Destiny: the Cubs and the Series

The 1908 Cubs

The 1908 Cubs

108 years later, and the Cubs won the World Series again. Just as they’d been destined to. It got me thinking about Destiny …

These are my preliminary results regarding a general theory of predestination, including information gathered from the World Series over the previous week.

Destiny is far different from magic. It’s part of the normal world, where everything involves cause and effect. Often, though, success depends on intent and leverage. If all sides in any conflict are fully prepared, all such preparation can cancel out.

99% of everything is purely cause and effect. Of the remaining 1%, 99% is where the intent and leverage comes in. Purity of intent and proper leverage often makes all the difference, but there is more. That leaves 1% of that 1%, 99% of which is luck, whimsy, the vagaries of quantum physics.

The remaining 1% of the 1% of 1% is wholly Destiny.

Destiny often looks like “the right man at the right time”; or, a succession of nested decisions or guesses; or, involuntary muscle spams; or, the weather; or, just luck. The difference is in the preordained quality of Destiny. Luck is always a surprise. Destiny is somehow expected.

Destiny reveals an underlying pattern to events. One usually can’t tell if the pattern came before the events or the events actually formed the pattern, but it doesn’t matter to me. Probably, different processes apply at different times.

Stupid decisions do not derail Destiny. Feats of great strength or profound cunning – that is, heroism – do not deflect it. Errors of omission or commission, errors in judgement or perception cannot alter its outcome though they may mess with its path. Profound dedication to its defeat will occasionally delay Destiny, but will never thwart its success.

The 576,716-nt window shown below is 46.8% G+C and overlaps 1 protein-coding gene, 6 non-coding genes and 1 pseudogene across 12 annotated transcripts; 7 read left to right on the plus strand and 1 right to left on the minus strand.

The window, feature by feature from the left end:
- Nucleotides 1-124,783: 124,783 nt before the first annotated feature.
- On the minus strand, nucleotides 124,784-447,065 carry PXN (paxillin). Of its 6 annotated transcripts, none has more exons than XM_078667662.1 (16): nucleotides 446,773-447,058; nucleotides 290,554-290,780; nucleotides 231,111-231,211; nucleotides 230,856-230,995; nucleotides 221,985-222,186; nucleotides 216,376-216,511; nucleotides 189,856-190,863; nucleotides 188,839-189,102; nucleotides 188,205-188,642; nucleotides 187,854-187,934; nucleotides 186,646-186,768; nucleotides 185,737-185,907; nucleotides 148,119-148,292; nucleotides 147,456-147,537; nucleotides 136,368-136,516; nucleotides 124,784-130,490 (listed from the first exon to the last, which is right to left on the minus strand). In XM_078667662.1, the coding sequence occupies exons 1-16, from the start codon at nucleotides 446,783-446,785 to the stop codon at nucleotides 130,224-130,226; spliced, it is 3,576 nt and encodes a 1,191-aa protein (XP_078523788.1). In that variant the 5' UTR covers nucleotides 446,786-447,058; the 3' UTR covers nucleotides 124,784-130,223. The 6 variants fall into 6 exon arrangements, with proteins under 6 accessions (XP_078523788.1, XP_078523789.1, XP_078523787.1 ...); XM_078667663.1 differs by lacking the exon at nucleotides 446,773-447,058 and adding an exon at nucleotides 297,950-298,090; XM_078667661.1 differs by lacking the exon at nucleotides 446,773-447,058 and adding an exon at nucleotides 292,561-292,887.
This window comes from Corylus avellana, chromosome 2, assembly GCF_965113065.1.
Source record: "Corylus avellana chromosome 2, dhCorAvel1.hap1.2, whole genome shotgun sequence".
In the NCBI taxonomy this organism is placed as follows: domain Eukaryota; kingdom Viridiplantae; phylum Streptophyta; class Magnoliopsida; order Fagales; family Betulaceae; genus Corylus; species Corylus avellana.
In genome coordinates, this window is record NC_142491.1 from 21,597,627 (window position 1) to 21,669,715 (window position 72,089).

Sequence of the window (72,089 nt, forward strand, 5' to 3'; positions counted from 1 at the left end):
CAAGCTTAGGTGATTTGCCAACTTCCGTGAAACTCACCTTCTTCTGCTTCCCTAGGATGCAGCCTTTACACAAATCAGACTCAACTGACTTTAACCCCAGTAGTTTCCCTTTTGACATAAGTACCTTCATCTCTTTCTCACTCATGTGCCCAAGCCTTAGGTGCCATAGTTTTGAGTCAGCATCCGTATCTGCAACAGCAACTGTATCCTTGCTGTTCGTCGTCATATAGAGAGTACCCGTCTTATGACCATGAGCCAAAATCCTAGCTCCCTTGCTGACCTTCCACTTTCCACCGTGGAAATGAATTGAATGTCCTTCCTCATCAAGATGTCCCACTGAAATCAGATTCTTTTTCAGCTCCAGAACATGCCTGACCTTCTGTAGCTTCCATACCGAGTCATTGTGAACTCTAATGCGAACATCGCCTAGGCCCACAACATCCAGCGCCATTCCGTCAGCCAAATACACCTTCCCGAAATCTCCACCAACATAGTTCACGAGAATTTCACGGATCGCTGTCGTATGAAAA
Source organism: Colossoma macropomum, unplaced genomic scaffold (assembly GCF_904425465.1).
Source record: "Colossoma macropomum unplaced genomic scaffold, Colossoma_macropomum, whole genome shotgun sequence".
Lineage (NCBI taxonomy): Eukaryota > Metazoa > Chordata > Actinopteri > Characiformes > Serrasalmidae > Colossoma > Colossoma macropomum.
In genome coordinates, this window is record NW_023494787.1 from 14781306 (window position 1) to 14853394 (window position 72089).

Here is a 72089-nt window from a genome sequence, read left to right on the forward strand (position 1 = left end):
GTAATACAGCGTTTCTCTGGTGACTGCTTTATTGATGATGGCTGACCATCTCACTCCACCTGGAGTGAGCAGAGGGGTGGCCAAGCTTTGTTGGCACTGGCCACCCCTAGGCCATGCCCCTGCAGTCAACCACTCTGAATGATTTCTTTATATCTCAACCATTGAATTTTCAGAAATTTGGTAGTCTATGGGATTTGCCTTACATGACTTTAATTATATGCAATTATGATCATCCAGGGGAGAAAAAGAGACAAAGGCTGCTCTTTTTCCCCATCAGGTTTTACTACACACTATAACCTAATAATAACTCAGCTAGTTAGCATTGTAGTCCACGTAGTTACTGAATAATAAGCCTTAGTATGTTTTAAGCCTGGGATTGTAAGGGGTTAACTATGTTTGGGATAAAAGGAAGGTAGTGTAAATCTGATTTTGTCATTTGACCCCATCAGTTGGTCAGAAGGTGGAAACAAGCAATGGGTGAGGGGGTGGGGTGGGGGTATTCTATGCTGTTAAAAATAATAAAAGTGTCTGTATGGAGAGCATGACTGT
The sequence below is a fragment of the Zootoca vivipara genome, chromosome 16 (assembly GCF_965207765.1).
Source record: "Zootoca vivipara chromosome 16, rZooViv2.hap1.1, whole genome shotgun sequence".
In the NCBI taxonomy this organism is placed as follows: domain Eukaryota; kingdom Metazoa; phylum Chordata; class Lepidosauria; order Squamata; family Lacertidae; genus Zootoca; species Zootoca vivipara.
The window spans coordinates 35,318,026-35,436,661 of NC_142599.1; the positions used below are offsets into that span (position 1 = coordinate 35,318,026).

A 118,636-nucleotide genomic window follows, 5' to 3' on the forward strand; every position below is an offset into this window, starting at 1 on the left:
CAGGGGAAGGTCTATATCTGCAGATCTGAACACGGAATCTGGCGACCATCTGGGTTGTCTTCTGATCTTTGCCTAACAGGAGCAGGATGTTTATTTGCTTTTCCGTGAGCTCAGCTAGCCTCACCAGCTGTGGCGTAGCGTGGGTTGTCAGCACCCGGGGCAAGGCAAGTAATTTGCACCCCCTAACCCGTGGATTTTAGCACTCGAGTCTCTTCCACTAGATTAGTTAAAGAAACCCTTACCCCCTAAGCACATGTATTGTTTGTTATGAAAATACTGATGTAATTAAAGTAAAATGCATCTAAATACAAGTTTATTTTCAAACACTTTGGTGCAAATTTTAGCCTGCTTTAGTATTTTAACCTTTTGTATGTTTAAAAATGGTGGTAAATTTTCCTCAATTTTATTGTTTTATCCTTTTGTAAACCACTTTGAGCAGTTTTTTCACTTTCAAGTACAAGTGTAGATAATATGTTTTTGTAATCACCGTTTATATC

The only place Destiny could be vulnerable is in the face of panic. The uncertainty and baseless fear induced by that condition invalidates faith and messes with the rhythms of life, pulse rate and breathing and such.

When Ross’ throw bounced off Russell’s foot, and Russell’s throw clanked off Baez’s palm, and it didn’t freak out John Madden or any of the Cubs, Destiny could be said to have proceeded right along.

Being absolute, Destiny has no place in quantum physics, but the probability of a destined outcome can theoretically be calculated.

I hope to shortly define methods whereby the patterns of Destiny can be identified. Frankly, with that publication I hope to put this subject to rest permanently.

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